The day airport security found a parrot taped to a woman's leg...

QUESTION: what have a flare, a glue gun, a catapult with ball bearings, a bag of fertiliser and a lump of animal fat all got in common?

Answer: all have been confiscated by security staff at Belfast International Airport.

Most travellers have absent-mindedly walked into the security channel at Aldergrove with a bottle of water or a tin of deodorant in our hand luggage.

But you might be surprised at some of the more unusual - and sometimes illegal, items which have been seized by shocked staff.

While you might not think of taking a cannabis grinder, a bag of spanners or some slug pellets onto a plane - somebody clearly did.

The more run of the mill items like hair gel, shampoo or creams are given to charity to bne distributed to people in need.

Local food banks also benefit from sealed drinks and unperishable items.

More dangerous items are taken away by the police or stored by airport security for staff training - but the rest finds its way to lost property, where it is stored for three months.

Like a real life version of the show Baggage Battles, suitcases are routinely left to whirl alone on the carousel. Phones, laptops and tablets have also booked in for an extended stay.

However, the onus is on the passenger to reclaim their items. To try and track down each careless visitor would simply be too time-consuming - not to mention expensive.

But the clock is always ticking and once the time is up, the suitcases will be opened. Clothes are donated to charity, as are computer and phones once wiped of personal data.

Before COVID grounded all but essential air traffic, the Antrim Guardian dropped in to get an insight into the hidden world of lost luggage - and it was an eye-opening visit!

A senior member of the team explained that it was occasionally a tricky task. Even a child’s plastic sword or a tacky ladies belt studded with obviously fake plastic bullets were fair game.

“If it could be perceived as a weapon, let alone used as one, we will take it,” said the well-placed insider.

“The catapult’s former owner claimed he was using it for target practice. However, it is an offensive weapon and was accompanied by a bag of ball bearings and bolts.”

Even something as innocuous as cable ties - or as ineffective as a pair of cheap furry handcuffs - will be confiscated, as they could be used as a restraint.

Other forbidden items included children’s band poles.

And with a surprising number of workers regularly flying to the mainland to work in the construction industry, there are a surprising quantity of expensive builders’ materials in storage - including an industrial sander still in its box.

“We can’t do much with the electrical items as the charities will not taken them unless they are PAT tested.

“These are mainly guys going to England and Scotland to work. They’re travelling light and they don’t realise that something as simple as a strap to restrain something on a van will be removed from them.

“We get a lot of box cutters and Stanley knives, multi tools, drill and socket sets, spanner sets, that sort of thing.”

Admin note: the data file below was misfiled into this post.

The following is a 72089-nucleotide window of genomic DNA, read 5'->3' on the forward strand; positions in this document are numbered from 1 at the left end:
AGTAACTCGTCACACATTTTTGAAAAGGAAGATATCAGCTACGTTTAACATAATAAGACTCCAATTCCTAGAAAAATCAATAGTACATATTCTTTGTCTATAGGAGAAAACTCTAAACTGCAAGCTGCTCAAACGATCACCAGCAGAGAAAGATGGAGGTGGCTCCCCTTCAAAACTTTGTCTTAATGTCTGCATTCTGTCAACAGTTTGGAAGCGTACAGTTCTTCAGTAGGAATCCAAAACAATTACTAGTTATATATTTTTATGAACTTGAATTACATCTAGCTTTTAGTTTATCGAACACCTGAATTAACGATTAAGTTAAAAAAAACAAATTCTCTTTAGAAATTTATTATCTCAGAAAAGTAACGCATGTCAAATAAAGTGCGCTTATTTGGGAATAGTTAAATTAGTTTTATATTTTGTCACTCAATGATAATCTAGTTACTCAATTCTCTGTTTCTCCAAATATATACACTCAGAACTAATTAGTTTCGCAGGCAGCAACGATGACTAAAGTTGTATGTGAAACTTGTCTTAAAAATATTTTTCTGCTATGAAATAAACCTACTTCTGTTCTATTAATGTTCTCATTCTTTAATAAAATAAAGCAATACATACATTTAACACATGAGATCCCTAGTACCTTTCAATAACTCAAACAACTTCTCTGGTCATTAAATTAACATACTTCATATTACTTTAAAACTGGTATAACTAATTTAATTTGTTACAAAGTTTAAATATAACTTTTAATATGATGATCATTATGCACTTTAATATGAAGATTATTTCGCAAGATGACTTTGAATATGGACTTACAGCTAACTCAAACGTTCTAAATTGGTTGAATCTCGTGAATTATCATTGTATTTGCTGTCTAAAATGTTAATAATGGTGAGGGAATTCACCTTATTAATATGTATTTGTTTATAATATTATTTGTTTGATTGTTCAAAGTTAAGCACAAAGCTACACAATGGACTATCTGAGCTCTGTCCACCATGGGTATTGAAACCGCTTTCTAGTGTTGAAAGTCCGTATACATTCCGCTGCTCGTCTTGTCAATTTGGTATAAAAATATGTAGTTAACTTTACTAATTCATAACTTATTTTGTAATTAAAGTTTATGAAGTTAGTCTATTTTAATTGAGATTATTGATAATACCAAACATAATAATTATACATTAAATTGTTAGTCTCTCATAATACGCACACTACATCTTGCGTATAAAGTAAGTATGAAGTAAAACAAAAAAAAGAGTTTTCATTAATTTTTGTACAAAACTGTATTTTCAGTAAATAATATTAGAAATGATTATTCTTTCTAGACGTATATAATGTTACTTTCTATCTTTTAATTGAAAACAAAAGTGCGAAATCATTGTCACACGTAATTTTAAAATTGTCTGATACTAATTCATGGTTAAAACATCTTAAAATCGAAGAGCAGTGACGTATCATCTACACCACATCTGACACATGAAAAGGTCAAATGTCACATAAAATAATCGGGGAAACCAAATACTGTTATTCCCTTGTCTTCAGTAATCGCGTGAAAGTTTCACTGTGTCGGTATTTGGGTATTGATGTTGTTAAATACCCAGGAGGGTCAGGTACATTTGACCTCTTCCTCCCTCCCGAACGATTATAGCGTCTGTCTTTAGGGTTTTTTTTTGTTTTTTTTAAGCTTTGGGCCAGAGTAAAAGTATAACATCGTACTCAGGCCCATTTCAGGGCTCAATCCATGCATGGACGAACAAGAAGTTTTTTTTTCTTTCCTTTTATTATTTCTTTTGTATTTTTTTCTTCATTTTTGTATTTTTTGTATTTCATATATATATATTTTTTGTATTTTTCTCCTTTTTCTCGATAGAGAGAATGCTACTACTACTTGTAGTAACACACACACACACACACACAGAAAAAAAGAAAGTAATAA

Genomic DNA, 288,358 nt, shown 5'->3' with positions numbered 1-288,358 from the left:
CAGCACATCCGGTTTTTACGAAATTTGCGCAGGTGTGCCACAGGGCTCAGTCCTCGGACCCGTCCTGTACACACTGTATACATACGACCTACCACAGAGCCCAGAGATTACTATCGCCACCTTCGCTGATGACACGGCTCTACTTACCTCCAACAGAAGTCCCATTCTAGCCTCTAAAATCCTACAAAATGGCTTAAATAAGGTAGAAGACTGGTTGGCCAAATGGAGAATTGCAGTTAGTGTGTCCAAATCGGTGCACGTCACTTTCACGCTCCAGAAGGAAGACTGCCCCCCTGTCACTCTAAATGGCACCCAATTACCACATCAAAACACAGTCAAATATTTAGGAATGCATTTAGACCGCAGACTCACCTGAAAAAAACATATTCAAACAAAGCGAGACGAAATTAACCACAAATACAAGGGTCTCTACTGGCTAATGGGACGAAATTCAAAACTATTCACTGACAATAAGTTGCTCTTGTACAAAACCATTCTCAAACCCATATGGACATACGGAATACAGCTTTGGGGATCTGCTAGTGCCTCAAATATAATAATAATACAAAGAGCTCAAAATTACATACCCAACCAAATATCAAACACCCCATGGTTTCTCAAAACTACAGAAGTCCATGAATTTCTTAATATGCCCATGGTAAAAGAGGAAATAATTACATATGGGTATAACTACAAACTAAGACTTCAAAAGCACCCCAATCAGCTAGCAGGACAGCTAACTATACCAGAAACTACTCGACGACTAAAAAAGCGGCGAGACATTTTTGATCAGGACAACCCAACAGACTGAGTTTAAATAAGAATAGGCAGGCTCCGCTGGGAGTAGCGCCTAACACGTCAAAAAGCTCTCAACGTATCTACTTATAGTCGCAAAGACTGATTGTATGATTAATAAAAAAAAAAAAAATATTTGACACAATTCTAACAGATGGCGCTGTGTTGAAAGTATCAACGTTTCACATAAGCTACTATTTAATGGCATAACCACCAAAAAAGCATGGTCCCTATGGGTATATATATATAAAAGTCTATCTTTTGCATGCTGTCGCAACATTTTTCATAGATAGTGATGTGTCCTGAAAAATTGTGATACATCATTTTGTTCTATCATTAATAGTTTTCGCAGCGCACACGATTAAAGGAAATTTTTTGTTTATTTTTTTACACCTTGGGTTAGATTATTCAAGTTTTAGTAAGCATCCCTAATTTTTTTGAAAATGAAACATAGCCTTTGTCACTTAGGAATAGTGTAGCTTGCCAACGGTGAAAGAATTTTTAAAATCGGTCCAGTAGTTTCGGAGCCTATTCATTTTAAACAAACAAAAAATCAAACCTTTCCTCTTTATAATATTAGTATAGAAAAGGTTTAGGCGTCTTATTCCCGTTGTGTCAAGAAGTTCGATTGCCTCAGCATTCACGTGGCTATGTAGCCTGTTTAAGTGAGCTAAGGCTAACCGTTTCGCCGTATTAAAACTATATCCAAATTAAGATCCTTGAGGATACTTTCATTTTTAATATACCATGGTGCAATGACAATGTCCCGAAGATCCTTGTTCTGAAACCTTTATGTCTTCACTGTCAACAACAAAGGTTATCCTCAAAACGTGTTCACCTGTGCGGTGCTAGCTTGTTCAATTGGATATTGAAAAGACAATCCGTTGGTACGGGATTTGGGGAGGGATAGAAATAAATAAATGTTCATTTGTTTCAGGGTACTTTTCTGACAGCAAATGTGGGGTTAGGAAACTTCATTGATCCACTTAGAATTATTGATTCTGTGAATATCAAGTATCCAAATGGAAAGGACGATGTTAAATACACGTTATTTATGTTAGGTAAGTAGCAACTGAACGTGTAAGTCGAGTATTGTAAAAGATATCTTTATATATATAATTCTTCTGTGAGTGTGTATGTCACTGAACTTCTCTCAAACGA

There are also flammable items - butane gas for a camping stove - and Co2 cannisters carried by cyclists in their hand luggage.

Then there is a fire extinguisher and aforementioned flare.

More recently ‘hoverboards’ have been outlawed too, because of their proclivity to catch fire.

But many of the items gathering dust are there through simple forgetfulness. The sheer amount of cutlery clattering around the storeroom is testament to that.

“You get a lot of women who would take their lunch to work with them and then go on holiday and forget about all the knives and forks in the bottom of their handbag.”

And why the slug pellets and fertiliser?

“Fertiliser is, of course, a well known ingredient in home made explosives.

“However, there are people with holiday homes abroad who do not see the harm in taking these items with them to tend their gardens.

“We also have a bag of what is marked ‘animal fat’ which would probably be used for cooking. However, it looks so similar to plastic explosives that we had to detain it.”

Another item which had to be checked to ensure it was not explosive was a humble piece of ‘fadge’.

“We get a lot of people, mostly students, taking soda bread and potato bread with them from home or away with them on holiday.

“These items show up on the X-ray machine as organic material, so we have to swab them, as they look no different under the machine than would explosives.”

And stacked up in one corner of the room was a collection of abandoned prams and buggies.

“People buy a cheap pram when they’re on holiday and then just leave it on the carousel when they come back.”

It all adds to the bulging collection kept under lock and key.

But, naturally enough, there are certain items that are more memorable than others.

“We have so much jewellery. People put it on the tray and then walk off and forget about it.

“We also have holy items, anything from rosary beads to a prayer mat.”

At the other side of the airport items coming into the country - like the truncheons, stun guns and hand claws - are intercepted by the Customs and Border Force teams.

Things like pepper spray and stun guns, which can be legally carried in the USA, have been found in luggage at Belfast International.

And in true Monty Python style, one of the strangest things seized at Aldergrove was a parrot - though it was very much alive!

“The parrot was sedated and put into a drinks bottle which was taped to a lady’s leg which was covered by a long skirt.

“That has definitely got to be one of the more unusual ones!”

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